In the mid-1970s PI Brånemark started a commercial partnership with a Swedish defense manufacturer called Bofors, to produce dental implants and the metal instruments needed for their insertion. Osseointegrated implantology was criticized by the official dental academia at that time, but, many years and many fights later, the careful documentation of the efficacy and safety of the dental implants originated the widespread and enthusiastic acceptance of implantology as a viable, and in some cases, preferred treatment by the worldwide dental community. Brånemark spent almost three decades trying to get the acceptance of osseointegration from the dental community. In Gothenburg the University stopped the funds for his research, and he was forced to transfer to a private clinic to continue the implant treatment of patients. Toronto’s George Zarb, a Canadian prosthodontist, who, by the way speaks Italian fluently, played a pivotal role in presenting the concept of osseointegration to the wider world. The 1983 Toronto Conference was the turning point, and, at long last, the dental scientific community accepted Brånemark’s concepts. Today osseointegration is considered by all clinicians and practitioners to be a highly predictable and commonplace treatment modality, with a more than 99.00 % success percentages. The osseointegration concepts have been also transferred in other fields, e.g. orthopedics , where an intramedullary prosthesis was inserted into the residual bone of amputees and then connected to a limb prosthesis. This fact allowed amputees to move in a more comfortable way, and with less energy consumption. Osseointegrated prosthesis can also been combined with replaced joints, allowing, in such a way, below knee amputees with arthritis of the knee or a small residual bone to move without the necessity of a socket prosthesis.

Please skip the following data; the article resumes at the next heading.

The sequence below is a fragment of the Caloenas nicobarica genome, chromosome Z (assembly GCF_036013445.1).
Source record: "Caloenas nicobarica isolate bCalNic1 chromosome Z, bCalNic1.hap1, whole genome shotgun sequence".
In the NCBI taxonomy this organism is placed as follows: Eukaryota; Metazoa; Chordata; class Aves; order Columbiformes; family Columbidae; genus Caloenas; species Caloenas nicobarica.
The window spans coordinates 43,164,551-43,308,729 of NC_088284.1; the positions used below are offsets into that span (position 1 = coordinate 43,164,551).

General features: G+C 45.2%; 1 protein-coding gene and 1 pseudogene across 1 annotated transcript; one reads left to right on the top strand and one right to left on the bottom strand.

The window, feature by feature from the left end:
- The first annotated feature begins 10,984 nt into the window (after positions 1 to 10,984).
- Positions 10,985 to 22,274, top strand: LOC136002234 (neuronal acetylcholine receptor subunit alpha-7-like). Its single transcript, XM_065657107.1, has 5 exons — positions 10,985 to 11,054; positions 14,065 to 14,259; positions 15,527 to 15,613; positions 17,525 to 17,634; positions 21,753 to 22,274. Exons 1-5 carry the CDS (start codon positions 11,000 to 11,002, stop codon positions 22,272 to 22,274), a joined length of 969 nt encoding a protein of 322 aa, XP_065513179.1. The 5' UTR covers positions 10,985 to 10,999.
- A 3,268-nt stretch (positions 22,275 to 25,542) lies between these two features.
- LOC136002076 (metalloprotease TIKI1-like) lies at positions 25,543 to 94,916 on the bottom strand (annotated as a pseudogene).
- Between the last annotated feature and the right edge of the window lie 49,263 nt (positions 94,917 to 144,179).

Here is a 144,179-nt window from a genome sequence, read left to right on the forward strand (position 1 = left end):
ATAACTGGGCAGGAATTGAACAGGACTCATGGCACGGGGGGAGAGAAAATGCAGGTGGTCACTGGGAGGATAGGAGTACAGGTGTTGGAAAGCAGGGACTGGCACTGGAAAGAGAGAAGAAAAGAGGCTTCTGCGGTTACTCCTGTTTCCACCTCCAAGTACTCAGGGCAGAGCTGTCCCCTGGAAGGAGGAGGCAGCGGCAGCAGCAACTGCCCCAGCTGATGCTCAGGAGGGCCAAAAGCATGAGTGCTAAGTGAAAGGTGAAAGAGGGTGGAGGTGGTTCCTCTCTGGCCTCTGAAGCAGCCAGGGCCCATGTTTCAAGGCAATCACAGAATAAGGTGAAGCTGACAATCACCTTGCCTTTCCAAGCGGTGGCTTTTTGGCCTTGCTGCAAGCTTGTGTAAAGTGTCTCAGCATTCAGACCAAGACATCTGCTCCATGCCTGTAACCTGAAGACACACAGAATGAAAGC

Osseointegration is a dynamic process where the implant features (i.e. macrogeometry, surface properties, mechanical properties, structure of the metal, etc.) play an important and pivotal role in the behavior of molecules and cells. Osseointegration has been observed using different materials (e.g. tantalum, niobium), but most studies concerned the bone reactions to titanium. Titanium implants were found to have mineralized bone tissue at the interface, either through direct contact between calcium and titanium atoms, or by a chemico-physical bonding due to a cement line-like layer located at the implant/bone interface. The healing processes during osseointegration seemed to mimic the mechanisms observed during the healing of bone fractures .